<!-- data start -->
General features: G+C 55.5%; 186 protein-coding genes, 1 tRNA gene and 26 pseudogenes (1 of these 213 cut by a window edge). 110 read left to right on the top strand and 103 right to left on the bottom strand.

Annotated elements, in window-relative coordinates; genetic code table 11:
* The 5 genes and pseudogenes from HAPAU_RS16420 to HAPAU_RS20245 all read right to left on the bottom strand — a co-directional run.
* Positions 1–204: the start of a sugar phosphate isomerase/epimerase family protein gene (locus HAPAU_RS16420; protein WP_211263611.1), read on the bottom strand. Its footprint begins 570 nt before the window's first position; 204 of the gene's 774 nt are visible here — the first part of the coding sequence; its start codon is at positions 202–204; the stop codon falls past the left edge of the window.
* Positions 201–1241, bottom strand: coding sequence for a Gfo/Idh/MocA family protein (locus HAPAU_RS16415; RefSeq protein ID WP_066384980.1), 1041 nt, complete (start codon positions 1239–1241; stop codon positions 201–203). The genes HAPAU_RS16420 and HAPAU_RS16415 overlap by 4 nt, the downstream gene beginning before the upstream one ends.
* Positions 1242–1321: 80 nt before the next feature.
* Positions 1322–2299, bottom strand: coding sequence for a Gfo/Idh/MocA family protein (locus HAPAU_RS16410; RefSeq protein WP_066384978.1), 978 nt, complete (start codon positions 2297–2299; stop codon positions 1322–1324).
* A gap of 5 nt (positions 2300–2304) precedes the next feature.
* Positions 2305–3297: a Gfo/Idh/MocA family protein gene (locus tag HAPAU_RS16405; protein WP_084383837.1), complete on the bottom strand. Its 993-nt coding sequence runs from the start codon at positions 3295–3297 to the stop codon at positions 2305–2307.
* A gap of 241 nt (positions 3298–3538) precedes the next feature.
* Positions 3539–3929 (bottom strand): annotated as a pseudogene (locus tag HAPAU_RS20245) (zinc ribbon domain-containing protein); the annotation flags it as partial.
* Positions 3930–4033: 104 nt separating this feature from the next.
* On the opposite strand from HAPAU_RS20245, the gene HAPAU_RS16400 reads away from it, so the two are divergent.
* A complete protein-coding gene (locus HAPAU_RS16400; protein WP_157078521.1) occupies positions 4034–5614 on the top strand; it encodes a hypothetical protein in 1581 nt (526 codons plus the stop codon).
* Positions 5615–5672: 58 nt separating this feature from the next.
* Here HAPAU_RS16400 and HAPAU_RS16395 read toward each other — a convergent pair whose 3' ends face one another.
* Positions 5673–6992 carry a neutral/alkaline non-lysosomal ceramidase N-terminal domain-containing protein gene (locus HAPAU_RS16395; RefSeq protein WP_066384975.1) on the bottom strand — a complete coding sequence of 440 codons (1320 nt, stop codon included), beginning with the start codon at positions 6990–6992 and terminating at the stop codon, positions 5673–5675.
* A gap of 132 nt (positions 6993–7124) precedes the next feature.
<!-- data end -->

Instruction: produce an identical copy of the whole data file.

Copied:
General features: G+C 55.5%; 186 protein-coding genes, 1 tRNA gene and 26 pseudogenes (1 of these 213 cut by a window edge). 110 read left to right on the top strand and 103 right to left on the bottom strand.

Annotated elements, in window-relative coordinates; genetic code table 11:
* The 5 genes and pseudogenes from HAPAU_RS16420 to HAPAU_RS20245 all read right to left on the bottom strand — a co-directional run.
* Positions 1–204: the start of a sugar phosphate isomerase/epimerase family protein gene (locus HAPAU_RS16420; protein WP_211263611.1), read on the bottom strand. Its footprint begins 570 nt before the window's first position; 204 of the gene's 774 nt are visible here — the first part of the coding sequence; its start codon is at positions 202–204; the stop codon falls past the left edge of the window.
* Positions 201–1241, bottom strand: coding sequence for a Gfo/Idh/MocA family protein (locus HAPAU_RS16415; RefSeq protein ID WP_066384980.1), 1041 nt, complete (start codon positions 1239–1241; stop codon positions 201–203). The genes HAPAU_RS16420 and HAPAU_RS16415 overlap by 4 nt, the downstream gene beginning before the upstream one ends.
* Positions 1242–1321: 80 nt before the next feature.
* Positions 1322–2299, bottom strand: coding sequence for a Gfo/Idh/MocA family protein (locus HAPAU_RS16410; RefSeq protein WP_066384978.1), 978 nt, complete (start codon positions 2297–2299; stop codon positions 1322–1324).
* A gap of 5 nt (positions 2300–2304) precedes the next feature.
* Positions 2305–3297: a Gfo/Idh/MocA family protein gene (locus tag HAPAU_RS16405; protein WP_084383837.1), complete on the bottom strand. Its 993-nt coding sequence runs from the start codon at positions 3295–3297 to the stop codon at positions 2305–2307.
* A gap of 241 nt (positions 3298–3538) precedes the next feature.
* Positions 3539–3929 (bottom strand): annotated as a pseudogene (locus tag HAPAU_RS20245) (zinc ribbon domain-containing protein); the annotation flags it as partial.
* Positions 3930–4033: 104 nt separating this feature from the next.
* On the opposite strand from HAPAU_RS20245, the gene HAPAU_RS16400 reads away from it, so the two are divergent.
* A complete protein-coding gene (locus HAPAU_RS16400; protein WP_157078521.1) occupies positions 4034–5614 on the top strand; it encodes a hypothetical protein in 1581 nt (526 codons plus the stop codon).
* Positions 5615–5672: 58 nt separating this feature from the next.
* Here HAPAU_RS16400 and HAPAU_RS16395 read toward each other — a convergent pair whose 3' ends face one another.
* Positions 5673–6992 carry a neutral/alkaline non-lysosomal ceramidase N-terminal domain-containing protein gene (locus HAPAU_RS16395; RefSeq protein WP_066384975.1) on the bottom strand — a complete coding sequence of 440 codons (1320 nt, stop codon included), beginning with the start codon at positions 6990–6992 and terminating at the stop codon, positions 5673–5675.
* A gap of 132 nt (positions 6993–7124) precedes the next feature.